The industry response to the Brumadinho dam disaster, including the Global Tailings Standard, will hopefully prevent such tragic events in the future. However, it is important to examine how a catastrophe of this scale, at a facility owned by one of the five biggest mining companies in the world, could reoccur after a similar failure — Samarco, in 2015.
Doug Morrison, CEO of the Centre of Excellence for Mining Innovation (CEMI), said the industry must recognize that the increasing delay in getting approval for mining projects is almost all related to environmental impact.
Moreover, the failings at Brumadinho and Samarco were the result of a flawed approach to tailings management, Morrision said in an interview with the Global Business Reports:
GBR: What led CEMI to consider a new approach to the issue of tailings management?
Morrison: The industry has to recognize that the increasing delay in getting approval for mining projects is almost all related to environmental impact. This is all the general public really cares about. If you have failures in the 21st century that kill nearly 300 people, that is not a perception issue. These facilities at Brumadinho and Samarco had been out of production for many years, and nothing about the nature of these tailings ponds was going to change by simply leaving them there. If you rely on human beings to execute perpetual care and maintenance for decades, if not centuries, eventually mistakes will be made.
If we consider waste management in our own households, 30 years ago everything went to landfill, but in time we have learned to re-use and recycle. The same can be said for many industrial business sectors, but the mining industry has not adopted this kind of waste diversion.
GBR: What concerns to do you have with the current mainstream methods of tailings management?
Morrison: Simply, both methods – subaqueous deposition and dry stacking – require perpetual human intervention to manage. The conventional method of subaqueous deposition means that the waste has hazardous material within it, and as long as that material remains saturated with water behind a water-retaining structure, the process is manageable with continual leaching from the tailings facility to the water treatment plant. This is an ongoing process, whereby chemicals need to be continually added, sludge removed and the physical stability of the damn has to be maintained.
The dry-stacking approach extracts a lot of the water out of the tail, eliminating the concern over the facility’s physical stability. However, this does not stop the emission of fugitive dust, which is particularly common in arid countries where water shortage is endemic. Eventually, the plant roots in the vegetative cover will penetrate through the soil, and the contaminants in the tail will kill the plants. To prevent this, you need human intervention to regularly replace the plants in the vegetative cover so as to prevent the release of fugitive hazardous dust.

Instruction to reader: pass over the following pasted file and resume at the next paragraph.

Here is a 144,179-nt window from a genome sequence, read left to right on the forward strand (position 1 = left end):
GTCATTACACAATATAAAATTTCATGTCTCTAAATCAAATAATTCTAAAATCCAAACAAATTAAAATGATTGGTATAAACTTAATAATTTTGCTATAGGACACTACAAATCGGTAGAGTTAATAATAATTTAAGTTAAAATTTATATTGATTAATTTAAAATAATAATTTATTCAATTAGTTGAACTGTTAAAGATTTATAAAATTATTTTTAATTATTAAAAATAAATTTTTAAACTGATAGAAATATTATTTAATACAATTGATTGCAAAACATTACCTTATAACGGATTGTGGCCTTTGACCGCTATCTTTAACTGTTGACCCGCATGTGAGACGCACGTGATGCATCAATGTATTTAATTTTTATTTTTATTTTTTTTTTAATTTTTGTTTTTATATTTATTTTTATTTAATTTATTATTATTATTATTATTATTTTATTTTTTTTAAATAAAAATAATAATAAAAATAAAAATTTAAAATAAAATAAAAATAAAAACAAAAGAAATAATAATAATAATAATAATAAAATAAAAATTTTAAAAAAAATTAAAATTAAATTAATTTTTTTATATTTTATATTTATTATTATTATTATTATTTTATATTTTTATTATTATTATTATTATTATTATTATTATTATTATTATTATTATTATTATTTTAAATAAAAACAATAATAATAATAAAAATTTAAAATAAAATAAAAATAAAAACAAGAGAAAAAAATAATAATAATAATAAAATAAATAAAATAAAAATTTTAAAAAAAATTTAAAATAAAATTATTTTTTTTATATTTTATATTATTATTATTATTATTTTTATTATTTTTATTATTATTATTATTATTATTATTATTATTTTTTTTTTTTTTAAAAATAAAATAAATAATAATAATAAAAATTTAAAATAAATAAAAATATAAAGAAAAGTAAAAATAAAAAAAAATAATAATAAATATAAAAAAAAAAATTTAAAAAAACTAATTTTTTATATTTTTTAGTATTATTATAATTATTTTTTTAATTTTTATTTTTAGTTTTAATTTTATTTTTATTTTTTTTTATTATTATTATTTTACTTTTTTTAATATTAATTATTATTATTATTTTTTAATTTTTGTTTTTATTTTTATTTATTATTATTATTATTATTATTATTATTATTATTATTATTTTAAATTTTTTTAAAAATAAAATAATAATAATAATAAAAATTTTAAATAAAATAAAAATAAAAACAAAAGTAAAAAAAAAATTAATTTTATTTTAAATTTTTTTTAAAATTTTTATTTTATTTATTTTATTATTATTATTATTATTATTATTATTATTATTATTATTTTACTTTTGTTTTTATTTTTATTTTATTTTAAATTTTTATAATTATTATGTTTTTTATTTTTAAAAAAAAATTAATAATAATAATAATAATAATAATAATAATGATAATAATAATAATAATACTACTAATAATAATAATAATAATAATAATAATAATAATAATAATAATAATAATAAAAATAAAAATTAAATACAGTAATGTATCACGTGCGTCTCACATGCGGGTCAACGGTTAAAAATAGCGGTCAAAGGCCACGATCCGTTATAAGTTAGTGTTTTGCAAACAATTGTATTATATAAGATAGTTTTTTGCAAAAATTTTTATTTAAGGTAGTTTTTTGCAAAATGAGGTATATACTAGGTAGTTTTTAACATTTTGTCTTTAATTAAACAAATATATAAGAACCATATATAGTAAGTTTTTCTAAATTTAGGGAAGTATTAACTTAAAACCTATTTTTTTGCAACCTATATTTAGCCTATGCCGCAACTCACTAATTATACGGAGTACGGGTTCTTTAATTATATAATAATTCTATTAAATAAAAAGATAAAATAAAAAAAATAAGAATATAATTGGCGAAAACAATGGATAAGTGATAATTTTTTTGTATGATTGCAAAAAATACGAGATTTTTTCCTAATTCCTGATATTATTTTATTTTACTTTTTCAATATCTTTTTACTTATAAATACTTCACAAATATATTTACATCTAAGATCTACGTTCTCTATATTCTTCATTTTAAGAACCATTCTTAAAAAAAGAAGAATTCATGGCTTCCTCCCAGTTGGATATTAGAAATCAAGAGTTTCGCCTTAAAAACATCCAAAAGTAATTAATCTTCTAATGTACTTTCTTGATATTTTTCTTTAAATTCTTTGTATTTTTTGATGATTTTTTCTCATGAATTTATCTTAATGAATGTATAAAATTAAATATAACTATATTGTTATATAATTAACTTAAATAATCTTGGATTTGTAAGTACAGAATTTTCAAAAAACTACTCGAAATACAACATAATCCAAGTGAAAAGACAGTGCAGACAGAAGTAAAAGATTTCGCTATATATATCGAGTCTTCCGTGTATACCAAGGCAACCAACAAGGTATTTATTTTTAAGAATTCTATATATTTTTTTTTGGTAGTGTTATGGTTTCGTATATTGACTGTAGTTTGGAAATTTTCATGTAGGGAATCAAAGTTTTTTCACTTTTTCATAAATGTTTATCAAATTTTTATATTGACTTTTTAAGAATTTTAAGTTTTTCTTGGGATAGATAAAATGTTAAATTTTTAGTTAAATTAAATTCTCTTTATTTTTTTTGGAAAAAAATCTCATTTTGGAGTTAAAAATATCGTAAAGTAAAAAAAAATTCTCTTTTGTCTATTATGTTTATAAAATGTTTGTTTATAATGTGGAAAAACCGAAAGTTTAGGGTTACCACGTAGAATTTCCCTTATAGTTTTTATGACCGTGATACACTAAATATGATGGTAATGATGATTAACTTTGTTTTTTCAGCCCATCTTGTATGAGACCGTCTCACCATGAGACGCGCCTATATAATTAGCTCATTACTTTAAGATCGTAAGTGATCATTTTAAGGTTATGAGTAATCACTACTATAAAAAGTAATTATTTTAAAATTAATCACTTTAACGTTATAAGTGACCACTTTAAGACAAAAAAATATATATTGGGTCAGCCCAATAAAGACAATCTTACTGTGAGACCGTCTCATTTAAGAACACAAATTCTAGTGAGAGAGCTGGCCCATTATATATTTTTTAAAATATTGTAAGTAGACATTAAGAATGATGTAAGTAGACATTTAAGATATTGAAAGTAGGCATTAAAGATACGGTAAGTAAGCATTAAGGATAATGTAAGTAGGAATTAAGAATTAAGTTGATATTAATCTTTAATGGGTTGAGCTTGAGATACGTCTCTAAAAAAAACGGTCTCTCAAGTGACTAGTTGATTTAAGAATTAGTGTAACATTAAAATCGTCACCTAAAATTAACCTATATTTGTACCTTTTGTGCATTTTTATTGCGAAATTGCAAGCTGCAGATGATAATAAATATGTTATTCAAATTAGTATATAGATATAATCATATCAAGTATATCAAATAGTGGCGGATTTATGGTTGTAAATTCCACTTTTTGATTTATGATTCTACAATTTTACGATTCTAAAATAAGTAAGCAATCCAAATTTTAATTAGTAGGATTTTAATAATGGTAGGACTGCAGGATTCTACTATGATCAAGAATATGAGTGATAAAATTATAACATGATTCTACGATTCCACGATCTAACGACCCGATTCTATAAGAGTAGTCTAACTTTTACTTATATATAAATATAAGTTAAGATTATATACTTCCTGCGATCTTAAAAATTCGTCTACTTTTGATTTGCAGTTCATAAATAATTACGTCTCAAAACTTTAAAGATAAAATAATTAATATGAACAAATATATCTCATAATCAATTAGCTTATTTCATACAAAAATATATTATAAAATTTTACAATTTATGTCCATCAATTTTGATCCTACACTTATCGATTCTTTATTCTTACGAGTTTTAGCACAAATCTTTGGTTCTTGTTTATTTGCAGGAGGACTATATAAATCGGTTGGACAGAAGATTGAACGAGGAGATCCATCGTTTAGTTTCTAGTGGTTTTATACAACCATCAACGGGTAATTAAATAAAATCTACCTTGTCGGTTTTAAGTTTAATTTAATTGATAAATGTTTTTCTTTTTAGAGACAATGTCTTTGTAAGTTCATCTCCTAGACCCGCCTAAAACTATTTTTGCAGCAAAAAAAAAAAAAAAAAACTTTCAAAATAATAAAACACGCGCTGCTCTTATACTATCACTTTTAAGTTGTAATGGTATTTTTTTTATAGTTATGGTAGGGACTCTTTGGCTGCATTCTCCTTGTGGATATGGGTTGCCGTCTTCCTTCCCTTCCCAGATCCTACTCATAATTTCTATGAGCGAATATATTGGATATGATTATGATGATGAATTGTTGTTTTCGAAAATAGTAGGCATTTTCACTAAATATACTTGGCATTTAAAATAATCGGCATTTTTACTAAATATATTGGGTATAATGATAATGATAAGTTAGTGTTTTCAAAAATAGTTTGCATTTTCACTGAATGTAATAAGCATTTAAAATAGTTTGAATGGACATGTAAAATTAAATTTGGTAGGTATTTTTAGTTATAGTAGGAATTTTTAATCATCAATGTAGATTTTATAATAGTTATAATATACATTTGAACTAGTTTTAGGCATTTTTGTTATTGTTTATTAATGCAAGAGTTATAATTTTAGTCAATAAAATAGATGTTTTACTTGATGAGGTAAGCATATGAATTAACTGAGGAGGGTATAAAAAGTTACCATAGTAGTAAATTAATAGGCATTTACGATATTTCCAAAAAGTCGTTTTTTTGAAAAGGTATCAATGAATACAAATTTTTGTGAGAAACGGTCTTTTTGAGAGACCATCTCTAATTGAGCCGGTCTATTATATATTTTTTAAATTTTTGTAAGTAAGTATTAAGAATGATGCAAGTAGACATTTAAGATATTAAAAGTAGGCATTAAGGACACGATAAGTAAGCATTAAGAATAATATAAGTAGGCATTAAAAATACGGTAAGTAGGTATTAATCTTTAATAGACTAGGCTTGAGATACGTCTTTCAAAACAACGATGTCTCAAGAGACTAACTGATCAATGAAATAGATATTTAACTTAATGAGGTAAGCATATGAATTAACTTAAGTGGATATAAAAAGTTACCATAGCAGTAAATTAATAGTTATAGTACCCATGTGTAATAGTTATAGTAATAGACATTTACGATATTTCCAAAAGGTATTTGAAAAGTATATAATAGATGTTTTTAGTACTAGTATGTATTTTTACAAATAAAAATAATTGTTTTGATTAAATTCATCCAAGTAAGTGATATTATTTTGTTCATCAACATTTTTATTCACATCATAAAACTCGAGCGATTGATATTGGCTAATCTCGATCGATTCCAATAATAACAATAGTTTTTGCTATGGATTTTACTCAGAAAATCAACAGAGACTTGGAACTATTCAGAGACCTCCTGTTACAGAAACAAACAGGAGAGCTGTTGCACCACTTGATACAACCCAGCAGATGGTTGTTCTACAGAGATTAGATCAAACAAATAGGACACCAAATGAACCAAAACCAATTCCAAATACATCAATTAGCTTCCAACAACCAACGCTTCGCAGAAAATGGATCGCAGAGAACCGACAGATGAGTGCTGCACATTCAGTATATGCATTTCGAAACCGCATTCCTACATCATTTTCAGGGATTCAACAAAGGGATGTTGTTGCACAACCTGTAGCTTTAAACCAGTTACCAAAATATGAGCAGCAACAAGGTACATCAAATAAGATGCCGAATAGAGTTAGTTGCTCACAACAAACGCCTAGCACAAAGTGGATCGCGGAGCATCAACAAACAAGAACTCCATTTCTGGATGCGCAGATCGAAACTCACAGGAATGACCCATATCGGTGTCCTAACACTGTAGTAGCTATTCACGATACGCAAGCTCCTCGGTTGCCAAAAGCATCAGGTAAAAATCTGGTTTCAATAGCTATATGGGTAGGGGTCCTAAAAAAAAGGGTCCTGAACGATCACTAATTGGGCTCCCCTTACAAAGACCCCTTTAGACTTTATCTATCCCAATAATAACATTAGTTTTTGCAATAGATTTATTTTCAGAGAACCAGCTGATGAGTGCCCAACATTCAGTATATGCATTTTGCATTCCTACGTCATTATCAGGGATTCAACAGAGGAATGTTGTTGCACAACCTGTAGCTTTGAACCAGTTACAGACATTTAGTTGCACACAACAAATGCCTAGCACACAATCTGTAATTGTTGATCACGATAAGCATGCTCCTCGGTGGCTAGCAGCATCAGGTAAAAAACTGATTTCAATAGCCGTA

GBR: In October, CEMI’s Mine Tailings Consortium completed a proposal to a major mining company on the future of tailings management. What does your proposal hope to achieve?
Morrison: We were hoping to accomplish two things. Number one, a radically different way to manage tailings, and CEMI’s suggestion is to split the waste stream into two, in what we call the SST process (separation, sequestration and treatment). Secondly, we were looking for a useful way to use the benign tail that is left behind. Once the contaminated material has been recycled or stored, then the benign material can be used for agricultural purposes.
GBR: Can you elaborate on how this approach to mine tailings management works?
Morrison: Approximately only 20% of the material we send to a tailings facility is hazardous. The rest is actually benign and can be easily managed by artificial wetlands – pseudo-natural environments that we can create in any climate. Rather than having one waste stream to the tailings facility, why not focus on separating out all the contaminants from the benign material. The 20% of hazardous material left over will also contain valuable material that can be recycled.
A lot of the contaminants are the reagents that come from flotation process, and these can be recovered and reused. The materials that cannot be reused, such as arsenopyrite, can be sealed in silica to become inert and then stored. The water outflow from the 80% of the tailings which is almost benign is set up in a series of cells; some of which to be treated with bioremediation, and others with faster-acting chemistry, to ensure it becomes completely benign.
We have also discovered that some of the benign materials in the waste stream, notably the mafic minerals, have value for the agricultural sector. Using mafic minerals from mine waste to elevate the yield potential of poor or damaged soils in the Amazon, for example, is the kind of integration we want to achieve in the long term.
GBR: Would the operating costs for this system be higher?
Morrison: We do not think they would be significantly higher in the short term, and companies could demonstrate to any community that the final product is completely benign. You could do a pilot project to prove this over the course of the year. A far greater cost is the long-term investment and time spent on industrial consultation to get mine permits and a social license to operate. The value of production in the time you save would dwarf the incremental increase in operating costs to maintain the SST system, so the net benefit to the industry would be significant from both a sustainable and a financial standpoint.
(This article first appeared in the Global Business Reports)